Societal Insights

Are Singaporeans Really Happy? Part I: Optimism & Relationships

Written on:
December 19, 2017
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The corner office with a panoramic view of Marina Bay. A two week ski holiday in the Swiss Alps. 450K followers on social media. As a culture that glorifies the 5K diamond engagements and the latest model of a gadget named after a fruit, it’s easy to get caught up in the pursuit of a glamorous lifestyle. We attach the external validation that comes with it to our self worth and it increases the happiness we gain from these items and experiences.

But how satisfied are these actually making us? How much do we know about how satisfied our friends and family are?

In a nationally representative survey conducted by Milieu with 240 respondents, we find out more about how satisfied our community really is and how that changes over time, across people of different socio-economic standings.

Overall, Singaporeans rated an average of 6.34 on a scale of 0 to 10 where 0 represents their worst possible life and 10 represents their best possible life. Women rank a little higher at 6.45 whereas men are less satisfied at an average score of 6.22.

It is a generally accepted theory that older people are generally more satisfied with their lives but what’s surprising is the gap in satisfaction levels for Singaporeans. Singaporeans aged 45+ rated their lives at 6.84 compared to those below 45 who rated their satisfaction at 6.12. This could be due to elderly gaining more wisdom and embracing the happiness that comes with age.


Singaporeans are mostly optimistic about the future, with most respondents seeing themselves living a better life in five years’ time. Although women tend to perceive their lives higher than the national average, men are actually more optimistic than women. For men, they perceive a 61% increase in quality of life. This is contrasted with a 28% increase for women and a 39% increase in the national average.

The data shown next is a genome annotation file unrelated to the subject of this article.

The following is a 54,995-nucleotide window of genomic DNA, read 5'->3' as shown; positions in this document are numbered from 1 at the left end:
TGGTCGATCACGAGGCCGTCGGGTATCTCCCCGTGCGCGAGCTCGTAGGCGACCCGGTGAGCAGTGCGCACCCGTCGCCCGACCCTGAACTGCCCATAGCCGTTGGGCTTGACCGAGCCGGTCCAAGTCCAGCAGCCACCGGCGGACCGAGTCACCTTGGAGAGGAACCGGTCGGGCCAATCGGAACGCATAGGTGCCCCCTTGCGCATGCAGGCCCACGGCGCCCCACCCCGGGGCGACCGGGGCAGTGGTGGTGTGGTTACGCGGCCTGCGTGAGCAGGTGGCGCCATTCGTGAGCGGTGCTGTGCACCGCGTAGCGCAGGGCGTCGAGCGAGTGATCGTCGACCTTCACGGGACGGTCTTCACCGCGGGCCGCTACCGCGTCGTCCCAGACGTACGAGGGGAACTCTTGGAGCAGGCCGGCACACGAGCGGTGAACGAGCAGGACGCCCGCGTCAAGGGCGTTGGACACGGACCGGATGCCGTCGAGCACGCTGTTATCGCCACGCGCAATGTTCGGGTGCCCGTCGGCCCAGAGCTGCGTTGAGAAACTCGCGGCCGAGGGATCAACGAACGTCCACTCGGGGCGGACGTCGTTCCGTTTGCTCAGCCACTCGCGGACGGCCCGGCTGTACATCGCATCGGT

Even though 18 - 29 year olds may be experiencing the lowest life satisfaction at 6.08 currently, they are the most optimistic group, expecting a 13% increase in standard of life in the future which could reflect the younger generation’s strong desire to climb the social ladder and improve their standard of living.


When we take a look at which aspects of life brings Singaporeans the most satisfaction; family, financial freedom and career are the top three factors that bring them happiness. However, career and finances could be the defining aspects of what makes Singaporeans happy as financial difficulties, career dissatisfaction are the top two most highly reported factors that bring them unhappiness.

Family is the most important factor for life satisfaction among Singaporeans, with an overall 46% reporting that they gain the most satisfaction from their family life.

Unsurprisingly, among parents, 68% reported that family life gave them the most satisfaction versus non-parents at 26%. Although research has now claimed that it’s not so much the presence of children in your family but the relationships with you have with your children that makes you happy.

Close knit friend groups? Women tend to appreciate those more. Women gain 41% more satisfaction from their friends as compared to men while single people report 81% more satisfaction from friendships than attached people.

If you’re not having kids soon, being romantically attached might be the simplest way to improve your life satisfaction. People who are attached report a higher life satisfaction (15%) than single people. However, this gap closes with age where the difference in satisfaction levels between single and attached respondents aged 45+ drops by 27% which is testament to how older people tend to be more satisfied with life regardless of their circumstance.

Although there isn’t an ideal way to accurately measure happiness, survey results can give us a good indication of how satisfied Singaporeans really are. Older Singaporeans tend to be happier where men are surprisingly the most optimistic demographic. Relationships also play a large part in determining how happy Singaporeans are but again that diminishes with age as older people tend to be more satisfied.

Ever wondered if rich people are really happier than the poor? Or how much happier your boss is? In the next part of our life satisfaction series, we explore how wealth affects happiness and the theory that all middle aged people are miserable.

Stay tuned for the next part of our life satisfaction series, or subscribe to our mailing list below!

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